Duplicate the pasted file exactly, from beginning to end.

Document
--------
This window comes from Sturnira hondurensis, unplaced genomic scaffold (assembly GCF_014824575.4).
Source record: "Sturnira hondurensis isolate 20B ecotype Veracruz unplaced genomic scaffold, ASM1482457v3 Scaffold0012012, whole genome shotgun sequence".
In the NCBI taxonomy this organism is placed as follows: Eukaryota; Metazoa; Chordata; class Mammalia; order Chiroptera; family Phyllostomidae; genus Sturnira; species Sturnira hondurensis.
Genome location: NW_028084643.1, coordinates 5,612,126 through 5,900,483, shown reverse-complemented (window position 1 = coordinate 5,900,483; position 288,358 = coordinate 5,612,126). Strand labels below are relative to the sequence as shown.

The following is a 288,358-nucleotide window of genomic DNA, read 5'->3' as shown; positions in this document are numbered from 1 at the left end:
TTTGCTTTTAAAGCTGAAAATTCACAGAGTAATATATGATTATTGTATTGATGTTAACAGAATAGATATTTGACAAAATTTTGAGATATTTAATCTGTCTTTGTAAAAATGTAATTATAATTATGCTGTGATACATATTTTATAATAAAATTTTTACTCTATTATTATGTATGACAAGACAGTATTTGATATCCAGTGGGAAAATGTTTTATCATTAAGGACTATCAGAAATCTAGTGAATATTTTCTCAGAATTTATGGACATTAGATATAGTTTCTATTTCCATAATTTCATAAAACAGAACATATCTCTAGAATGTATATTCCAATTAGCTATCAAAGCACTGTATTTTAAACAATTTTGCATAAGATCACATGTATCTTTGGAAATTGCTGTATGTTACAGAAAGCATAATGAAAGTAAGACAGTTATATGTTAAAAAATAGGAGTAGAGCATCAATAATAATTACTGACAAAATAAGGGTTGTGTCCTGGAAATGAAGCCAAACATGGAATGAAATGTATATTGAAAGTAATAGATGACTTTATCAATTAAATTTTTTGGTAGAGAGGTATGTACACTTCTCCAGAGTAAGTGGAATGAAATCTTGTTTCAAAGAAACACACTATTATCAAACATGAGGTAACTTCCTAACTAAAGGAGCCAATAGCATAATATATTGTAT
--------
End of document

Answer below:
This window comes from Sturnira hondurensis, unplaced genomic scaffold (assembly GCF_014824575.4).
Source record: "Sturnira hondurensis isolate 20B ecotype Veracruz unplaced genomic scaffold, ASM1482457v3 Scaffold0012012, whole genome shotgun sequence".
In the NCBI taxonomy this organism is placed as follows: Eukaryota; Metazoa; Chordata; class Mammalia; order Chiroptera; family Phyllostomidae; genus Sturnira; species Sturnira hondurensis.
Genome location: NW_028084643.1, coordinates 5,612,126 through 5,900,483, shown reverse-complemented (window position 1 = coordinate 5,900,483; position 288,358 = coordinate 5,612,126). Strand labels below are relative to the sequence as shown.

The following is a 288,358-nucleotide window of genomic DNA, read 5'->3' as shown; positions in this document are numbered from 1 at the left end:
TTTGCTTTTAAAGCTGAAAATTCACAGAGTAATATATGATTATTGTATTGATGTTAACAGAATAGATATTTGACAAAATTTTGAGATATTTAATCTGTCTTTGTAAAAATGTAATTATAATTATGCTGTGATACATATTTTATAATAAAATTTTTACTCTATTATTATGTATGACAAGACAGTATTTGATATCCAGTGGGAAAATGTTTTATCATTAAGGACTATCAGAAATCTAGTGAATATTTTCTCAGAATTTATGGACATTAGATATAGTTTCTATTTCCATAATTTCATAAAACAGAACATATCTCTAGAATGTATATTCCAATTAGCTATCAAAGCACTGTATTTTAAACAATTTTGCATAAGATCACATGTATCTTTGGAAATTGCTGTATGTTACAGAAAGCATAATGAAAGTAAGACAGTTATATGTTAAAAAATAGGAGTAGAGCATCAATAATAATTACTGACAAAATAAGGGTTGTGTCCTGGAAATGAAGCCAAACATGGAATGAAATGTATATTGAAAGTAATAGATGACTTTATCAATTAAATTTTTTGGTAGAGAGGTATGTACACTTCTCCAGAGTAAGTGGAATGAAATCTTGTTTCAAAGAAACACACTATTATCAAACATGAGGTAACTTCCTAACTAAAGGAGCCAATAGCATAATATATTGTAT